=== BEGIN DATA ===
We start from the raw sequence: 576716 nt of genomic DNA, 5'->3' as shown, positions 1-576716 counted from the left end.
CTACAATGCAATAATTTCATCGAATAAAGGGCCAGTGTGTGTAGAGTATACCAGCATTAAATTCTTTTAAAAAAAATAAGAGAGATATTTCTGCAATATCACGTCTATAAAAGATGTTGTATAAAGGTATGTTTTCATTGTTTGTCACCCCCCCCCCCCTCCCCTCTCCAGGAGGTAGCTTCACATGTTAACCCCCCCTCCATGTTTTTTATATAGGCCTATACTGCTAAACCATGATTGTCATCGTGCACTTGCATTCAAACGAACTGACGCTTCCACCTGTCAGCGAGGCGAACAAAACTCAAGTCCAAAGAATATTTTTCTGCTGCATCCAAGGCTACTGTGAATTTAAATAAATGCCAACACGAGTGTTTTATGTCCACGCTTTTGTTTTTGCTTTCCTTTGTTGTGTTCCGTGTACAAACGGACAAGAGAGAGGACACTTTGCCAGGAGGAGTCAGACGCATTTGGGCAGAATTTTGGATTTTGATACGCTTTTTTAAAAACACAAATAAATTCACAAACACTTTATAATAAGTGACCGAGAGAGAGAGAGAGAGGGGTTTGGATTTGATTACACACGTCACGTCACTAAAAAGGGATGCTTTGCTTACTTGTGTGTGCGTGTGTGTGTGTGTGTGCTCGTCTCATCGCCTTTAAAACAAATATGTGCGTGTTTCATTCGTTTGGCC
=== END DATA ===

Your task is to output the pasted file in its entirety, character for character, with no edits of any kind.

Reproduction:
We start from the raw sequence: 576716 nt of genomic DNA, 5'->3' as shown, positions 1-576716 counted from the left end.
CTACAATGCAATAATTTCATCGAATAAAGGGCCAGTGTGTGTAGAGTATACCAGCATTAAATTCTTTTAAAAAAAATAAGAGAGATATTTCTGCAATATCACGTCTATAAAAGATGTTGTATAAAGGTATGTTTTCATTGTTTGTCACCCCCCCCCCCCTCCCCTCTCCAGGAGGTAGCTTCACATGTTAACCCCCCCTCCATGTTTTTTATATAGGCCTATACTGCTAAACCATGATTGTCATCGTGCACTTGCATTCAAACGAACTGACGCTTCCACCTGTCAGCGAGGCGAACAAAACTCAAGTCCAAAGAATATTTTTCTGCTGCATCCAAGGCTACTGTGAATTTAAATAAATGCCAACACGAGTGTTTTATGTCCACGCTTTTGTTTTTGCTTTCCTTTGTTGTGTTCCGTGTACAAACGGACAAGAGAGAGGACACTTTGCCAGGAGGAGTCAGACGCATTTGGGCAGAATTTTGGATTTTGATACGCTTTTTTAAAAACACAAATAAATTCACAAACACTTTATAATAAGTGACCGAGAGAGAGAGAGAGAGGGGTTTGGATTTGATTACACACGTCACGTCACTAAAAAGGGATGCTTTGCTTACTTGTGTGTGCGTGTGTGTGTGTGTGTGCTCGTCTCATCGCCTTTAAAACAAATATGTGCGTGTTTCATTCGTTTGGCC